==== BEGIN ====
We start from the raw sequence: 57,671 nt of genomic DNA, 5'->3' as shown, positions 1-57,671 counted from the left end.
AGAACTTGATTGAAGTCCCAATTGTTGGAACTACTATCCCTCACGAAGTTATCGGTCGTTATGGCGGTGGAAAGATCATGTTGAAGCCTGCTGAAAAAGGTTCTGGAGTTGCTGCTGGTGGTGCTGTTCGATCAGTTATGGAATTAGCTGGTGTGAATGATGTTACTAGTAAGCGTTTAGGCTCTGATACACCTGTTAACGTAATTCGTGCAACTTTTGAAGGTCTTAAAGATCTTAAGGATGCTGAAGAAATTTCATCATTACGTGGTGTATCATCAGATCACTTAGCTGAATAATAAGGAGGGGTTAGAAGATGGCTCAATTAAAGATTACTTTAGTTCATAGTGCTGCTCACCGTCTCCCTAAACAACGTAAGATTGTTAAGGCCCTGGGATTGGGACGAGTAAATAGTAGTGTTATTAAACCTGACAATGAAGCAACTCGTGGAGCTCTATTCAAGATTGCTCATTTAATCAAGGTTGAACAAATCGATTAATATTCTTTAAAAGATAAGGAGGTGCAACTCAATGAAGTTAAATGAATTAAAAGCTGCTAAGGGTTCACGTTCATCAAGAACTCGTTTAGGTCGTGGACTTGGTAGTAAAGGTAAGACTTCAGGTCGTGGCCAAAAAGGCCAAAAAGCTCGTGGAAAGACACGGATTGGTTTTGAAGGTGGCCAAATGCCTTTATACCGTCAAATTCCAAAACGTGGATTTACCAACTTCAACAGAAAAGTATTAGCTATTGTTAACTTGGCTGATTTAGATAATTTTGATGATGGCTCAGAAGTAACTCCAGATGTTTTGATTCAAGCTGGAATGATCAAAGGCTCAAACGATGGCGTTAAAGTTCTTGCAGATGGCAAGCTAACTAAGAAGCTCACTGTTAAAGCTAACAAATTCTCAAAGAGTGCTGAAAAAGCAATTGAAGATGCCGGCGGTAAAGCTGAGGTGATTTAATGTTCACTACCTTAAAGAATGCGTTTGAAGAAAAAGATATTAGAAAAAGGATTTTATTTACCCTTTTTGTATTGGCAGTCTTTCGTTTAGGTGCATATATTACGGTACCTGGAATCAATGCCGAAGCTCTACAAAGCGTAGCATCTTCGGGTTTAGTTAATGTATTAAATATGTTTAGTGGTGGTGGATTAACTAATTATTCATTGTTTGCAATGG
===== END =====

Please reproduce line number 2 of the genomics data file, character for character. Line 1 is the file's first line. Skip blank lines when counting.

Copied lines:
AGAACTTGATTGAAGTCCCAATTGTTGGAACTACTATCCCTCACGAAGTTATCGGTCGTTATGGCGGTGGAAAGATCATGTTGAAGCCTGCTGAAAAAGGTTCTGGAGTTGCTGCTGGTGGTGCTGTTCGATCAGTTATGGAATTAGCTGGTGTGAATGATGTTACTAGTAAGCGTTTAGGCTCTGATACACCTGTTAACGTAATTCGTGCAACTTTTGAAGGTCTTAAAGATCTTAAGGATGCTGAAGAAATTTCATCATTACGTGGTGTATCATCAGATCACTTAGCTGAATAATAAGGAGGGGTTAGAAGATGGCTCAATTAAAGATTACTTTAGTTCATAGTGCTGCTCACCGTCTCCCTAAACAACGTAAGATTGTTAAGGCCCTGGGATTGGGACGAGTAAATAGTAGTGTTATTAAACCTGACAATGAAGCAACTCGTGGAGCTCTATTCAAGATTGCTCATTTAATCAAGGTTGAACAAATCGATTAATATTCTTTAAAAGATAAGGAGGTGCAACTCAATGAAGTTAAATGAATTAAAAGCTGCTAAGGGTTCACGTTCATCAAGAACTCGTTTAGGTCGTGGACTTGGTAGTAAAGGTAAGACTTCAGGTCGTGGCCAAAAAGGCCAAAAAGCTCGTGGAAAGACACGGATTGGTTTTGAAGGTGGCCAAATGCCTTTATACCGTCAAATTCCAAAACGTGGATTTACCAACTTCAACAGAAAAGTATTAGCTATTGTTAACTTGGCTGATTTAGATAATTTTGATGATGGCTCAGAAGTAACTCCAGATGTTTTGATTCAAGCTGGAATGATCAAAGGCTCAAACGATGGCGTTAAAGTTCTTGCAGATGGCAAGCTAACTAAGAAGCTCACTGTTAAAGCTAACAAATTCTCAAAGAGTGCTGAAAAAGCAATTGAAGATGCCGGCGGTAAAGCTGAGGTGATTTAATGTTCACTACCTTAAAGAATGCGTTTGAAGAAAAAGATATTAGAAAAAGGATTTTATTTACCCTTTTTGTATTGGCAGTCTTTCGTTTAGGTGCATATATTACGGTACCTGGAATCAATGCCGAAGCTCTACAAAGCGTAGCATCTTCGGGTTTAGTTAATGTATTAAATATGTTTAGTGGTGGTGGATTAACTAATTATTCATTGTTTGCAATGG